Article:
Since their last album, Lion Heart, the members of KPop's most successful girl group, Girls' Generation, must have some time on their hands. As outlined by our piece on the Soshi Diaspora, there've been solo and collaborative efforts by Tiffany, Yoona, Hyoyeon, and Seohyun, but the most prolific of the octet by far is their "baby leader" and lead vocalist Taeyeon, who has already released two EPs since Lion Heart, and now her first full length LP My Voice.
Sometimes it's easy to think of KPop stars as cultivated celebrities, meticulously crafted, dressed, trained and polished by their companies, given what to wear, how to stand, dance, sing, even what to say. And in most cases, for better or worse, that would be true, and despite the growing numbers of disgruntled, blacklisted, or shunned KPop stars, most don't complain much, given their bee-line to fame, and hopefully a little pocket change if not outright fortune.
Occasionally, a true original talent emerges where least expected and breaks the standard pretty mold for what a KPop star should sound like. For example, Amber Liu of f(x), former 2PM member Jay Park, G-Dragon of Bigbang, and former Afterschool leader Kahi are examples of stars whose personalities and creative talent have had a larger impact than that of a mere windup song-and-dance team member.
A "sexy concept" girl group that's always been considered second-tier despite such sonic powerhouse tracks like "Joker" and our favorite, "Someone Like U", Dal*Shabet is not what you might consider the incubator of one of the strongest independant voices in South Korea today, but since the spring of 2016, their lanky maknae Park Subin (or just Subin) has been writing and producing stunning material in obscurity.
Subin began writing for the girl group in the winter of 2014, co-writing one of the songs on their seventh E.P. B.B.B., and then produced and co-wrote all of the lyrics and music on their successful Joker Is Alive, including their aforementioned single "Joker." (Incedently, "Joker" became controversial in South Korean as the English word joker sounds extremely like a Korean slang word for penis.) Her next composing credits would come on two of the tracks from Naturalness, including the solo track "From Head to Toe." Up until 2014, she'd done what most idols do, dance in sexy outfits, appear on variety and reality shows, and make the boys swoon with her lovely doe eyes and long legs.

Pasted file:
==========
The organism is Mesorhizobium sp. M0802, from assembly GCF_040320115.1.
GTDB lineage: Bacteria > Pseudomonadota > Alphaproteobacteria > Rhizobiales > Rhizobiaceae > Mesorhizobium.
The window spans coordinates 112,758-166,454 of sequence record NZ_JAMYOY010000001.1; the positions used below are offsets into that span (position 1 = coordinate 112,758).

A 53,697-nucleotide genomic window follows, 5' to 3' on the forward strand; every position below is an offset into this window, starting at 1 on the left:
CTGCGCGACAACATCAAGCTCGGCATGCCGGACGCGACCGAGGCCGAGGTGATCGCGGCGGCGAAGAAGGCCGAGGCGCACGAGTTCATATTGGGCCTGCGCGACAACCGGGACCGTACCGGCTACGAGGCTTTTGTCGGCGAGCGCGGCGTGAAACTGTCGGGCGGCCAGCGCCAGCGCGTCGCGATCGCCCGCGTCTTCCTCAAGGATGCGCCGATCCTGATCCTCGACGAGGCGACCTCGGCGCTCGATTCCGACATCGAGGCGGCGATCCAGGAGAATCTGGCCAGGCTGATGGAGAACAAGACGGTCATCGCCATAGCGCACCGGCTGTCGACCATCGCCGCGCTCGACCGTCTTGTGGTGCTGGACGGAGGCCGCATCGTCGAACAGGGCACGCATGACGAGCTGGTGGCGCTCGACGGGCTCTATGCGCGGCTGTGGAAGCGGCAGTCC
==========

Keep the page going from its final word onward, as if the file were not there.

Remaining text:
In 2016, her and Dal*Shabet's company Happyface Entertainment finally unleashed her producing and composing talent, allowing her to produce some remarkable singles, starting with the stunning mid-tempo, acoustic, piano-driven "Flower" and its torch song b-side "Hate." Both songs display a musical intelligence and mature sound, free from the formulaic constraints of the typical new jack swing of K-Pop. "Flower" and "Hate" were followed by her E.P. "Our Love," another stride in the same direction, atmospheric, emotional, and moving, particularly the title track. Meanwhile, all of Subin's solo work has completely fallen through the cracks, as Happyface seems to have completely forgotten to promote the songs, and as of even now, very few people have even heard it. There are no videos to be found for any of her tracks on YouTube. But at least they are publishing it, and it's up to bloggers like us to spread the love, apparently.
This past February, Subin released another single and b-side, this time with well-produced MV's for both, though unpromoted. "Circle's Dream" is a clever, mid-tempo, minimalist march, featuring thrummingly restrained acoustic guitar, various forms of single percussion, and bubbly synths. The rambling verses held in place by a cutely repetitive mix of "dum da da da ditty da da" and "ooh wa", featuring Subin's warm expressive voice, slowly building to a pop. It's a cute little charmer of a single and very ecclectic.
The partner song to "Circle's Dream" is our song of the week, "Strawberry," a rambling, undulating ballad, driven by a solo grand piano and occasionally frosted with a very minimal light synth wash and cymbals over the top of the choruses. What makes "Strawberry" so effective is the rolling music bed and Subin's passionate vocals. Subin's voice is rangy, warm, breathy, dynamic and she uses it effectively, conveying the emotions of her usually clever lyrics, which feature subtle wordplay, mixing English and Korean.
The video is simple and stunning. Enjoy:
It's so unfortunate that Happyface has really left Subin's work out in ether, though it is quite different than the faire they are more familiar with promoting, Dal*Shabet's slick R&B dance numbers and their stellar new septet Dreamcatcher's hard-edged, JPop-flavored rock/pop. Though it's only a matter of time before more and more people find their way to Park Subin's beautiful work. It's too memorable to leave behind.